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Ojai Orange | The Column of Lasting Insignificance | Books | Wait-A-Minute

August 22, 2009
John Wilcock - January 5, 2008

 

  The column of lasting insignificance  
       


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2009
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2008
December 27, 2008
December 20, 2008
December 13, 2008
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November 29, 2008
November 22, 2008
November 15, 2008
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2007
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2006
December 30, 2006
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December 2, 2006
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August 19, 2006
August 12, 2006
August 5, 2006
July 29, 2006
July 22, 2006
July 15, 2006

 

 



August 22, 2009

“The truth is that believers in multiculturalism are not really very interested in other cultures…they are, rather, moral exhibitionists, out to prove the largeness of their minds and the breadth of their sympathies to others of like disposition”—Theodore Dalrymple reviewing Christopher Caldwell’s Reflections on the Revolution in Europe: Immigration, Islam and the West.

THERE’S NEVER A DAY when somebody, somewhere in the world isn’t preaching some variation of the apocalypse that’s just over the horizon, biding its time until it decides to wipe us all out. Back in the Sixties, Stanley Fisher promoted his Great Fear Press dedicated to the proposition that everybody’s fundamental foreboding was that a flaming meteor would one day hit the earth and none of us would survive. How did we feel about that? Stanley sneered. Never thought about it before, we replied, now we can’t get it out of our minds. But it doesn’t need Stanley to raise this ominous threat. In two successive issues this spring, the New Scientist informed us about the meteor Apophis scheduled to collide with the earth in 2036 (I’ll be long gone) and then the threat from plasma balls spinning off the sun, any one of which could hit us any time and destroy the world’s electrical systems. Of course, the scientific community is aware of these threats and are considering counter measures. They think they can nudge Apophis off course without having actually figured out what action to take. “As the NASA report notes” says the mag, “it is terribly difficult to inspire people to prepare for a potential crisis that has never happened before and may not happen for decades to come”.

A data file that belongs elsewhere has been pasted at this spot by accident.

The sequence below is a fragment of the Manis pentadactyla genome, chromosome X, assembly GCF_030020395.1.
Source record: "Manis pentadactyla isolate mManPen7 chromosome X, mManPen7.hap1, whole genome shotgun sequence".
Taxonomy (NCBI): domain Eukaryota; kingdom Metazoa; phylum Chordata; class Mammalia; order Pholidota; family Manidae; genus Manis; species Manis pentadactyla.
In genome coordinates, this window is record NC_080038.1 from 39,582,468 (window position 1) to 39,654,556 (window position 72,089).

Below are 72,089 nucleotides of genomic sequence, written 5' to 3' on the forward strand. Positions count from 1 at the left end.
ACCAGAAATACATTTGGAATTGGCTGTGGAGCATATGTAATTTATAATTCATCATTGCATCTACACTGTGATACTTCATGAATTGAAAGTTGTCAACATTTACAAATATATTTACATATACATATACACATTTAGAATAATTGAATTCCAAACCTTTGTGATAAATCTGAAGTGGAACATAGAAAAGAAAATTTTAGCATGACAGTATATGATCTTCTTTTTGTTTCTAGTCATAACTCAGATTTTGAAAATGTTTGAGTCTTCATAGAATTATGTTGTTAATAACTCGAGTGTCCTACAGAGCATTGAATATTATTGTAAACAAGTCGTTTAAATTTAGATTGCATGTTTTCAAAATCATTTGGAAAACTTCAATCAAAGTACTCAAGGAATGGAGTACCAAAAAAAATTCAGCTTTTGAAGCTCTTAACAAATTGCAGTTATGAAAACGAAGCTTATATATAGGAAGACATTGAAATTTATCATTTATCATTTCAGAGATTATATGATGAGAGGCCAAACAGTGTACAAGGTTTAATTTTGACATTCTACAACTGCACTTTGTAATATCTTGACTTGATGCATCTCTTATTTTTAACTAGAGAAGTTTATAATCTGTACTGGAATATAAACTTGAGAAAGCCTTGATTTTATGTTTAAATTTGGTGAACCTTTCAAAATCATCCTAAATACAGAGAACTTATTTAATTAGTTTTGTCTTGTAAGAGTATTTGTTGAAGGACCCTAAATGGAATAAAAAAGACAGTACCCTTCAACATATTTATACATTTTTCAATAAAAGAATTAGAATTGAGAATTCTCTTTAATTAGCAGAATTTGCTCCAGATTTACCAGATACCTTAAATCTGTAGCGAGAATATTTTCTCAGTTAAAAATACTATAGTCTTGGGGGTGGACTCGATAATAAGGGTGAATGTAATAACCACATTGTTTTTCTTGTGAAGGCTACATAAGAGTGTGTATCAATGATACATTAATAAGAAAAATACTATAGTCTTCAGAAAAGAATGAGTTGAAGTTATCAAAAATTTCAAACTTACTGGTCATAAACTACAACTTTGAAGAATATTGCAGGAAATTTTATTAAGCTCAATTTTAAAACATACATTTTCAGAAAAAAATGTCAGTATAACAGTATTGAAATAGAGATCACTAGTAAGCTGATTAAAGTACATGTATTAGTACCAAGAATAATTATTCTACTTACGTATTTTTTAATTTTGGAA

THE CURRENT FRONT PAGE  of  the National Review  is dominated by a glamorous cover girl. She is 21-year-old Carrie Prejean, the short-time Miss America who was deprived of her crown after making what she thought to be an innocently neutral comment that she believed marriage should be between a man and a woman. Writing in NR, Maggie Gallagher claims that in the few months since her debacle, support for gay marriage has dropped from 42 to 33 percent. “The hatred unleashed against her” says Ms. Gallagher, who is president of the National Organization for Marriage, “made the current strategy of the gay marriage movement highly visible”.

FRESH ATTENTION IS being paid to a string of Alaskan volcanoes which, according to Popular Mechanics, lie under the route of thousands of flights between Asia and North America. The Alaska Volcano Observatory (AVO) monitors 160 volcanoes, more than a third of which have the potential to erupt at any time and some of which ominously have done so recently. “Twenty-five thousand people and a billion dollars of cargo fly over these volcanoes every day” AVO’s Jonathan Dehn told the magazine, which explained that fine-grained volcanic ash can stall a jet engine within 60 seconds and by the time a pilot spots the ash cloud rising 45,000 feet into the sky, is too late to avoid it.